The Collins Kids

COLLINS  KidsOne of the most original, prolific and energy-packed rockabilly acts to ever set a stage or recording studio afire, Larry and Lorrie Collins were born in Oklahoma and raised behind the microphones of Compton, California's legendary Town Hall Party country variety show. At various times televised and broadcast on the radio, the atmosphere of Town Hall Party (later syndicated as Ranch Party) was positively electric; laid back host Tex Ritter being the perfect foil for the high-octane hillbilly of house band leader Joe Maphis and the revved-up countrified rock 'n' roll of Wanda Jackson, two prime influences on the Collins Kids sound.

Double-neck custom guitar wizard Maphis--and in fact, the whole Town Hall Party ouvre--personified West Coast hillbilly music during the '50s: Nashville may have been edging towards a slicker sound, but, fuelled by the musical experimentation of western swing and west coast R&B, a booming economy thanks to the defense plants, the glitz and glamour of Hollywood and the most important ingredient, thousands of displaced Oakies, California had a style all its own. Buck Owens and Merle Haggard would eventually build upon parts of it and emerge with the Bakersfield sound of the '60s, but throughout the '50s it still meant lightning-fast, jazz-inflected guitarists like Jimmy Bryant and Roy Lanham, unsung six string pioneers like Jimmie Rivers and world class steel men such as Speedy West. Conveniently, guitar builders like Leo Fender and Semi Mosley had set up shop on the West Coast, and one day, on the Town Hall Party stage, Mosley presented Maphis with a double-neck Mosrite complete with his name inlaid in the neck.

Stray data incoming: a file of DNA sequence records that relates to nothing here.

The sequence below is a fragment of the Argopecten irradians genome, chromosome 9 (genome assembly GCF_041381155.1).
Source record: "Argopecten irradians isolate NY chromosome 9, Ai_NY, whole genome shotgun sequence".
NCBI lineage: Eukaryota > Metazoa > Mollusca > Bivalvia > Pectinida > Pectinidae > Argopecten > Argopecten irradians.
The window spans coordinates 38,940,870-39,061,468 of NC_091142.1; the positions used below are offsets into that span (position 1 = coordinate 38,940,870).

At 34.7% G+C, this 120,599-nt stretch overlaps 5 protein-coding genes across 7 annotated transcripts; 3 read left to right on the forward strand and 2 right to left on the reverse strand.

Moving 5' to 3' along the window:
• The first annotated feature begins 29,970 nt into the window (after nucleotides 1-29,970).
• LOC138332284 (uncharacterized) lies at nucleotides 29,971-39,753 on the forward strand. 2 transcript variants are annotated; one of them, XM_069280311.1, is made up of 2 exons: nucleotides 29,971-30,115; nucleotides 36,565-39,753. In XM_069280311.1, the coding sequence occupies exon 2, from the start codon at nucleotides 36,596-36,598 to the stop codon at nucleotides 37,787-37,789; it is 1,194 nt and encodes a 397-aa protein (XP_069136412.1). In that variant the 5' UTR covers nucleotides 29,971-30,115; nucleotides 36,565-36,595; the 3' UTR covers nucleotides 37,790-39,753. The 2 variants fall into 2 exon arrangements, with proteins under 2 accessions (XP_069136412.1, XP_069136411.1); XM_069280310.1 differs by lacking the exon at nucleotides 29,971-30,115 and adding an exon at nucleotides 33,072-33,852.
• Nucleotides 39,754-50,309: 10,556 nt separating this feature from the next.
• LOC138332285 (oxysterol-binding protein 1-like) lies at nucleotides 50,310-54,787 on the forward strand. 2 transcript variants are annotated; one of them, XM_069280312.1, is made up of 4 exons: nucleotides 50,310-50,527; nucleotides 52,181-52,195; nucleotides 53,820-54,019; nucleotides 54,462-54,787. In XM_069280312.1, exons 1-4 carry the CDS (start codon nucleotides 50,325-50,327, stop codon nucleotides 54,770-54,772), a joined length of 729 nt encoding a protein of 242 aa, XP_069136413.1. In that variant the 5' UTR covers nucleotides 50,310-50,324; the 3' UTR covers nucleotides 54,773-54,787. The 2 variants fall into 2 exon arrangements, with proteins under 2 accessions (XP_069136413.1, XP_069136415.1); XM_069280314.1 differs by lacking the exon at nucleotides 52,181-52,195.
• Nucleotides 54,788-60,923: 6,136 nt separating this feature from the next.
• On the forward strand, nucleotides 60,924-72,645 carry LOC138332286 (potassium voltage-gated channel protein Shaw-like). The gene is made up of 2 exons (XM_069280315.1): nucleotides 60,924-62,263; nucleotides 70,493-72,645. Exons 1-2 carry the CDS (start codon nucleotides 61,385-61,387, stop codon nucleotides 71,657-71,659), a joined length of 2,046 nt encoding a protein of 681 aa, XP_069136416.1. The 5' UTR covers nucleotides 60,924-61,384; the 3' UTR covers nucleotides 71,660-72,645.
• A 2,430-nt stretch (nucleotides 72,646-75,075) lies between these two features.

Maphis had recently taken Larry under his wing, and had Moseley build one for his young protégé. With their matching double-necks, the two were off and running, displaying a stunning synergy on instrumentals like "The Rockin' Gypsy," "Early American," and "Hurricane," all of which pre-figured the surf guitar style by a number of years.

Larry's guitar work was also the anchor of the Collins Kids sound, which was truly multi-faceted. Signed to Columbia Records in 1955, songs like "Party," "Hop, Skip and Jump," "Hoy Hoy" and the unreleased "Hot Rod" featured their irresistible harmonies, while their twelfth single coupled Larry's frantic "Whistlebait" with Lorrie's slow-burning "Rock Boppin' Baby." Barely sixteen when she recorded it, Lorrie's torchy performance resonated with an unmistakable teen sexuality, sparking controversy while simultaneously becoming a rockabilly classic.

After getting married in 1959, Lorrie retired in 1961 at the age of nineteen following the birth of her first child. Short of the occasional late '60s appearance on the Jackie Gleason Show, the Collins Kids remained silent until they reunited to much acclaim in 1993. By that time Larry had become a successful producer and writer, penning country classics like "Delta Dawn" and "You're The Reason God Made Oklahoma."

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